The Yankees Out There April
By Leonard Zwelling
is an important article for anyone interested in the cancer problem faced by
the people of the United States.
cancer problem is really simple to state. There’s too much of it and it is
killing people. The solution is far harder. We have been at it formally for
over 40 years now and for the most part, lifestyle changes have had far larger
effects on cancer incidence and death rates than anything emerging from a
one could define the state of affairs of the cancer problem as in the stage of
extreme “don’t know”.
could. But most academic cancer centers do not believe that that level of
honesty is conducive to happy boards and voluminous fundraising. So they try
something else, probably best called “the cure is just around the corner”
strategy. If you throw enough money at the problem, we can make it go away.
Thus, this article.
article describes the weapons of mass sequencing being utilized by competing
academic centers in New York City. There is now expensive construction for the
purpose of housing the expensive newly recruited to prove or disprove two basic
theories of the cancer problem.
One: We get cancer because something in our genetic makeup puts us in a more
susceptible category. This is the higher risk at birth scenario. This has been
proven to be true for among other diseases breast cancer associated with brca1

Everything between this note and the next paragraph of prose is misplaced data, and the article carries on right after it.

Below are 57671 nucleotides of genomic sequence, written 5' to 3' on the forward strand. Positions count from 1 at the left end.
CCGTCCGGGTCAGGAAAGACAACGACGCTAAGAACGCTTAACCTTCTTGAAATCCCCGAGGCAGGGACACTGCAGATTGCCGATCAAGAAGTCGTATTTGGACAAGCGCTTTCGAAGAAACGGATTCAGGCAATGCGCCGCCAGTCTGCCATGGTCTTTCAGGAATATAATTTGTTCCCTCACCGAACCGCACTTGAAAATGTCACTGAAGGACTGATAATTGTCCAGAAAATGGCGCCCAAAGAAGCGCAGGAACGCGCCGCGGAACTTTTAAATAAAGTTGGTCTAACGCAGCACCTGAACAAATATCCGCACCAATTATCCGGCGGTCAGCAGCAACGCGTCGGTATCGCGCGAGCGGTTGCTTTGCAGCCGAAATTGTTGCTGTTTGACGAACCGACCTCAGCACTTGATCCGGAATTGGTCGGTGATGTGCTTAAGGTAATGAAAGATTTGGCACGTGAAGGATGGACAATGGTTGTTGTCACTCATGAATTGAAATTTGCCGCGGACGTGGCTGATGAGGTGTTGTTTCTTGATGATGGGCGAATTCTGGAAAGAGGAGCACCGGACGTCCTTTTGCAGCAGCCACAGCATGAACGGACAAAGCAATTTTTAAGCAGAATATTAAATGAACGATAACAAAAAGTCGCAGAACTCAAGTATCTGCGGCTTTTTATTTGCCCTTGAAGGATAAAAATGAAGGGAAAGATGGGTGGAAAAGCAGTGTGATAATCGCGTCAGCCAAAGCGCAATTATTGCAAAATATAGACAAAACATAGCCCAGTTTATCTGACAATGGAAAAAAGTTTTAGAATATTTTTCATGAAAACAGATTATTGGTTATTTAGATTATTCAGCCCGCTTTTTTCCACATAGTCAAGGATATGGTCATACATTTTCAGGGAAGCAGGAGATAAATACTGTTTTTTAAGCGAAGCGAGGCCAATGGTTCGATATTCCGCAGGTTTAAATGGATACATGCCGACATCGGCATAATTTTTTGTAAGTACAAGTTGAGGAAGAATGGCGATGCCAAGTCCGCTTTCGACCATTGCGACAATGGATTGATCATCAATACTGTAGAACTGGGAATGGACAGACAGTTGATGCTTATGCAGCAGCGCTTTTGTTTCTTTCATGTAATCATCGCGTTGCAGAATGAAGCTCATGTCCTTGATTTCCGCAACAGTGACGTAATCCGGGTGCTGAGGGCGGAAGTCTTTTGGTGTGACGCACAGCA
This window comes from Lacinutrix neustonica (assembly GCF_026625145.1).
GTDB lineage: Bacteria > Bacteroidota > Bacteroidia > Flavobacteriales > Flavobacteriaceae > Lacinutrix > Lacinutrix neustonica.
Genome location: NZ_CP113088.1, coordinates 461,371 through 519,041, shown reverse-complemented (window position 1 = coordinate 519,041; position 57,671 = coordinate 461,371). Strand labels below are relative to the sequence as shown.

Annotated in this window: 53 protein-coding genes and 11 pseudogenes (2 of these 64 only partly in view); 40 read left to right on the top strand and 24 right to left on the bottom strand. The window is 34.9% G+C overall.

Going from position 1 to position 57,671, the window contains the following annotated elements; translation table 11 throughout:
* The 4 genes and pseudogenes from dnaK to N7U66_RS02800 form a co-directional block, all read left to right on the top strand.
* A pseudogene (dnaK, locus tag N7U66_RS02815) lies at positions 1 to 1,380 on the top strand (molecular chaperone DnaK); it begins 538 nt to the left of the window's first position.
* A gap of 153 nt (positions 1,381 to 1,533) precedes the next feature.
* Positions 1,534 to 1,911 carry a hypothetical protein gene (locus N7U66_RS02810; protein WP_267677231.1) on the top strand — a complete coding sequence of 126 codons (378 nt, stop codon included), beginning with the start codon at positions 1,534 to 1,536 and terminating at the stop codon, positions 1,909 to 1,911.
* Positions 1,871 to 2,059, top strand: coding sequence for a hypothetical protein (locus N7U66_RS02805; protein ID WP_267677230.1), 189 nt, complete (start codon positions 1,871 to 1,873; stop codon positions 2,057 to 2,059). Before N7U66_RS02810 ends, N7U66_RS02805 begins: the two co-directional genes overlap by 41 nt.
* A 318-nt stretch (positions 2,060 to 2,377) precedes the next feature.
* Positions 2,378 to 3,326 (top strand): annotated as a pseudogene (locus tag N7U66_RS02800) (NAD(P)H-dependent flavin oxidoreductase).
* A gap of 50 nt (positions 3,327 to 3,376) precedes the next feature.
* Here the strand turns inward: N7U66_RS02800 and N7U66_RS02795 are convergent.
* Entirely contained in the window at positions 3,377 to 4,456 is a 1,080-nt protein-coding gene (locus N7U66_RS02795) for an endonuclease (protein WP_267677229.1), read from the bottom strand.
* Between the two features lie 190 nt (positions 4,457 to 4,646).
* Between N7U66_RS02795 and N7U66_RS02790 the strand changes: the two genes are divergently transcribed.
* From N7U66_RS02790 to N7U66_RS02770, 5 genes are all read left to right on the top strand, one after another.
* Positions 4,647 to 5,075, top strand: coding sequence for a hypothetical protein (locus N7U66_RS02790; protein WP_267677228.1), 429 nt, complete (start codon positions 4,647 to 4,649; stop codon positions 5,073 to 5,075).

and brca2 genotypes. There are other excellent examples. It remains to be seen
if most cancer in adults arises due to genetic proclivities, but it is
Two: We get cancer due to the accumulation of various mutations in one or a few
cells. These mutations drive carcinogenesis. The associated research position
here is to microdissect human cancers through the sequencing of the cancers’
DNA looking for these mutations. This will be followed by the use designer
drugs that target the mutations or the aberrant proteins they produce, and thus
personalize cancer treatment to each cancer patient’s particular cancer. Again,
there have been noteworthy examples confirming this hypothesis in some cases,
but again, probably not in most cancers where the human clinical malignancy is
heterogeneous in every way conceivable including genetically and unlikely to
have one specific genomic signature that identifies a vulnerability to one or
does that leave you if you are a master of the universe running a large cancer
center with limited resources due to budget pressures, decreased patient
revenues and a shrinking NIH budget? Furthermore, you are in a high fixed cost
business in which people and the physical plant make up most of your costs and
your revenue stream is a variable one based on both volume and unit revenue per
unit of work, which is dropping. Do you follow the big boys from New York or do
you choose a different path?
date, we at MD Anderson seem to be willing to compete with the teams in New
York, Boston, San Francisco and San Diego to build infrastructure and hire
talent along the lines of the institutions described in the NY Times article.
This is despite the fact that historically, research like this has not been our
long suit, but rather exemplary and cutting edge clinical care has been, even
when that care may have been invented elsewhere.
looks like we are swinging for the fences along with the big boys on the coasts
and doing so alone despite the presence across the parking lot of people with
real expertise along these lines at Baylor College of Medicine. We could
cooperate with them and probably have the muscle of the boys on the Atlantic
I am reminded of Brad Pitt’s line from the film Moneyball based on Michael
Lewis’ best seller about how the Oakland A’s used a new model to build a
winning baseball team.
a meeting with his team’s talent brain trust, Pitt as A’s General Manager Billy
Bean says; “If we think like the Yankees in here, we lose to the Yankees out